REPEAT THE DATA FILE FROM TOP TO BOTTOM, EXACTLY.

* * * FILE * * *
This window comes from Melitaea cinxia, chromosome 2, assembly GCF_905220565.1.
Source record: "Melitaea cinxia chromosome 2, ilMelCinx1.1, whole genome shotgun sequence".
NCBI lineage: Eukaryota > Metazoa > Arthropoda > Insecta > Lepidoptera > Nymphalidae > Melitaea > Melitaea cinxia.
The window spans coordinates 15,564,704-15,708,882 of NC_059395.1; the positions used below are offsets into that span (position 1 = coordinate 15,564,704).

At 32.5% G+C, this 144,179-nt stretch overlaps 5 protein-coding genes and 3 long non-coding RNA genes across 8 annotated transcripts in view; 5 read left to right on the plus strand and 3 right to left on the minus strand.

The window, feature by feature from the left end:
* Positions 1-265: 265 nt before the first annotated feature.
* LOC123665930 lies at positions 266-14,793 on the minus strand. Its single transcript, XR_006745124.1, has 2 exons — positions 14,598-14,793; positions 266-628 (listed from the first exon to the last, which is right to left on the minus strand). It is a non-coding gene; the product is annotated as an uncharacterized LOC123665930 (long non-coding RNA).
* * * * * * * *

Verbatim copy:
This window comes from Melitaea cinxia, chromosome 2, assembly GCF_905220565.1.
Source record: "Melitaea cinxia chromosome 2, ilMelCinx1.1, whole genome shotgun sequence".
NCBI lineage: Eukaryota > Metazoa > Arthropoda > Insecta > Lepidoptera > Nymphalidae > Melitaea > Melitaea cinxia.
The window spans coordinates 15,564,704-15,708,882 of NC_059395.1; the positions used below are offsets into that span (position 1 = coordinate 15,564,704).

At 32.5% G+C, this 144,179-nt stretch overlaps 5 protein-coding genes and 3 long non-coding RNA genes across 8 annotated transcripts in view; 5 read left to right on the plus strand and 3 right to left on the minus strand.

The window, feature by feature from the left end:
* Positions 1-265: 265 nt before the first annotated feature.
* LOC123665930 lies at positions 266-14,793 on the minus strand. Its single transcript, XR_006745124.1, has 2 exons — positions 14,598-14,793; positions 266-628 (listed from the first exon to the last, which is right to left on the minus strand). It is a non-coding gene; the product is annotated as an uncharacterized LOC123665930 (long non-coding RNA).